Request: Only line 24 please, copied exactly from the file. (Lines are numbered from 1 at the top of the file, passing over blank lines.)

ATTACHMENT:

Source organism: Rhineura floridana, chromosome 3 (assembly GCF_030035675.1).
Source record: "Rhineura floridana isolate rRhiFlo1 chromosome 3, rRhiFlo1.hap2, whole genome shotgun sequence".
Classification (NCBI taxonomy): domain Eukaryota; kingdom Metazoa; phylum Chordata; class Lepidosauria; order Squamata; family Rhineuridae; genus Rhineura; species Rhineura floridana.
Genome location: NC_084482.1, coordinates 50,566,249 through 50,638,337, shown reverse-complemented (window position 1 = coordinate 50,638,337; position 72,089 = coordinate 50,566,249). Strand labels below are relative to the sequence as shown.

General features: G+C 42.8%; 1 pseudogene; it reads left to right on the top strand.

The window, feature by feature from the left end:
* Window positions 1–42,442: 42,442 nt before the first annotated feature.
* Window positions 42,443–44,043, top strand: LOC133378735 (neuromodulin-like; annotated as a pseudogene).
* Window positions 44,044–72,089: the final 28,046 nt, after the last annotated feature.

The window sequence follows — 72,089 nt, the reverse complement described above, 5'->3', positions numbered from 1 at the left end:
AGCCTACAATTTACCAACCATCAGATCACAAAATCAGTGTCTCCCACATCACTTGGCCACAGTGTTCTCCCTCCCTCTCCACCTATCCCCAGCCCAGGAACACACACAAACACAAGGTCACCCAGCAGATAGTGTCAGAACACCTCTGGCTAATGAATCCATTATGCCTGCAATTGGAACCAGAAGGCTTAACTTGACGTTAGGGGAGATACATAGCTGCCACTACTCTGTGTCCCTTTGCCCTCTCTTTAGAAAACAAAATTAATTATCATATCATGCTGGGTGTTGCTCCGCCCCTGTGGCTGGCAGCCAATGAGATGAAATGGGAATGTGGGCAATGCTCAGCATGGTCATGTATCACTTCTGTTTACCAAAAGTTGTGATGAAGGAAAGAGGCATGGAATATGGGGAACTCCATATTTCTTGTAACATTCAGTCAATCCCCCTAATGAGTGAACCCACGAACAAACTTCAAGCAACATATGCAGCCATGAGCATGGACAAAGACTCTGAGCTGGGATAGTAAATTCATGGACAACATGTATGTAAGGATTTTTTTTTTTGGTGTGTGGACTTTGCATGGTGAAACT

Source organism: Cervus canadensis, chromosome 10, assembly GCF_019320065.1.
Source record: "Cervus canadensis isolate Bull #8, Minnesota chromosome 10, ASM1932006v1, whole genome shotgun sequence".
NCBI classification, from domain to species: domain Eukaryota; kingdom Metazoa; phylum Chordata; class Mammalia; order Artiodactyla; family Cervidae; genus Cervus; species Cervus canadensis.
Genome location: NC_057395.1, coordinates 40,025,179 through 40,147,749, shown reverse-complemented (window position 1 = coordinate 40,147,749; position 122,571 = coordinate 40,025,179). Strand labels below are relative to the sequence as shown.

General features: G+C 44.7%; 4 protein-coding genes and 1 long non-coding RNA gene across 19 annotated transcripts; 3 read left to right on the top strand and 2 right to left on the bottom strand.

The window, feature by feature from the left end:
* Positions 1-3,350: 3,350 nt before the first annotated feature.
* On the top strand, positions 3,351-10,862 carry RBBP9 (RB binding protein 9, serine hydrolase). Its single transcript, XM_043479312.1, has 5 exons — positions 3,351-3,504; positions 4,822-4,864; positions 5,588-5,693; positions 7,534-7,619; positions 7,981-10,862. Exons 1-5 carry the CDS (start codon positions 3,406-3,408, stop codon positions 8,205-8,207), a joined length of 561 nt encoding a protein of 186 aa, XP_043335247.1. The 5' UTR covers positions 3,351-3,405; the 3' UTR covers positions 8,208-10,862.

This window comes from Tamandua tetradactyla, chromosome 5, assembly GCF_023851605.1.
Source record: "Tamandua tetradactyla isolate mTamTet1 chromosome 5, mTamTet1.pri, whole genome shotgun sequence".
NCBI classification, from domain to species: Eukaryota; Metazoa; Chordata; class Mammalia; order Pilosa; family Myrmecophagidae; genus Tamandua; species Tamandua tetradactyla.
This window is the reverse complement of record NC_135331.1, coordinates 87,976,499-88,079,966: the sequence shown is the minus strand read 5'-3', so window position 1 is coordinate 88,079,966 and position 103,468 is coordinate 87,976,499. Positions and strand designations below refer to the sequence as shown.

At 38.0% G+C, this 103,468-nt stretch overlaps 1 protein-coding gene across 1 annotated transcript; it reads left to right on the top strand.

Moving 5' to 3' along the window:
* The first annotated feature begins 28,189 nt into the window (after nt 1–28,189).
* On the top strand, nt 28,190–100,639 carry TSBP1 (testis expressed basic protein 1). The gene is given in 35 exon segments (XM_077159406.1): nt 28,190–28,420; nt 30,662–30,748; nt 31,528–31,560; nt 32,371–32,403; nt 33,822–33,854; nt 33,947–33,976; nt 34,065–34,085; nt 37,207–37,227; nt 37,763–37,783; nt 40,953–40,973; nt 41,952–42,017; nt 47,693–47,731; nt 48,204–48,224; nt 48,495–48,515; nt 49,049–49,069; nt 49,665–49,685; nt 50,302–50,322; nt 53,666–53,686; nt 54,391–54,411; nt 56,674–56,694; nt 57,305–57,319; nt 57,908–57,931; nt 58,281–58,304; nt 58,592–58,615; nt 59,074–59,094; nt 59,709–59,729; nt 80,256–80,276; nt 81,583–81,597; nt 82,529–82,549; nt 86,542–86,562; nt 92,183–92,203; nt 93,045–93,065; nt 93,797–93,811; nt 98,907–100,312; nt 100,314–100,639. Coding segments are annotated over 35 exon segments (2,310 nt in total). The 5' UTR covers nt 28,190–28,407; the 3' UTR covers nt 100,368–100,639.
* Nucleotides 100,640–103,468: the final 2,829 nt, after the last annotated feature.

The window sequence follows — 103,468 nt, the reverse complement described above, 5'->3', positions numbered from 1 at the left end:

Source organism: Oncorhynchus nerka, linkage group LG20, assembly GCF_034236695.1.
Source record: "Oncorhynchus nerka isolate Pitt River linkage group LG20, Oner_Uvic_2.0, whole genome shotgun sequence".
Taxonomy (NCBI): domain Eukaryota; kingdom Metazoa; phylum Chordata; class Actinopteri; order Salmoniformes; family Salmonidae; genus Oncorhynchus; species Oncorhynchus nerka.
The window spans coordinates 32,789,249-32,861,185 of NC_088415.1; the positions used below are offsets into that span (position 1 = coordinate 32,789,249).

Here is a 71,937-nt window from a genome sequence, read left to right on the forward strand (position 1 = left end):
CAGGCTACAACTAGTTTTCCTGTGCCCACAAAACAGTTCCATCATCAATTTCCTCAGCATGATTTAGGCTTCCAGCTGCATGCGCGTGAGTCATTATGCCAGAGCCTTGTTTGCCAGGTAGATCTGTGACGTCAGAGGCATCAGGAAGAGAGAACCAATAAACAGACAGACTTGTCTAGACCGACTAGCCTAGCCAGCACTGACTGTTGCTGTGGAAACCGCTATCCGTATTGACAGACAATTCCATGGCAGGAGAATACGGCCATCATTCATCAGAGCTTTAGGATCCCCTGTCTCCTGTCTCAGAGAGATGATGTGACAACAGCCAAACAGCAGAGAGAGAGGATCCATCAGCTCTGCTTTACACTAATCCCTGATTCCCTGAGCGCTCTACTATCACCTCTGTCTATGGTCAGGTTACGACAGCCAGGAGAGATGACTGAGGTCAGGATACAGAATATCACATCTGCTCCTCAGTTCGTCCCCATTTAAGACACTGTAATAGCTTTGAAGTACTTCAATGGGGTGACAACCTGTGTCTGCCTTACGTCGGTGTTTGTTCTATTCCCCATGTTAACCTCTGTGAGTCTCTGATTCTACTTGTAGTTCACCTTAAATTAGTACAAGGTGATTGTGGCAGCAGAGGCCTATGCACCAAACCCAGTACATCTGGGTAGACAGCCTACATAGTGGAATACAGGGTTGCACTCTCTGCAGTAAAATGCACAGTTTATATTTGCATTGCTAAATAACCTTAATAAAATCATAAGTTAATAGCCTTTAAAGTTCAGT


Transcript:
At 38.0% G+C, this 103,468-nt stretch overlaps 1 protein-coding gene across 1 annotated transcript; it reads left to right on the top strand.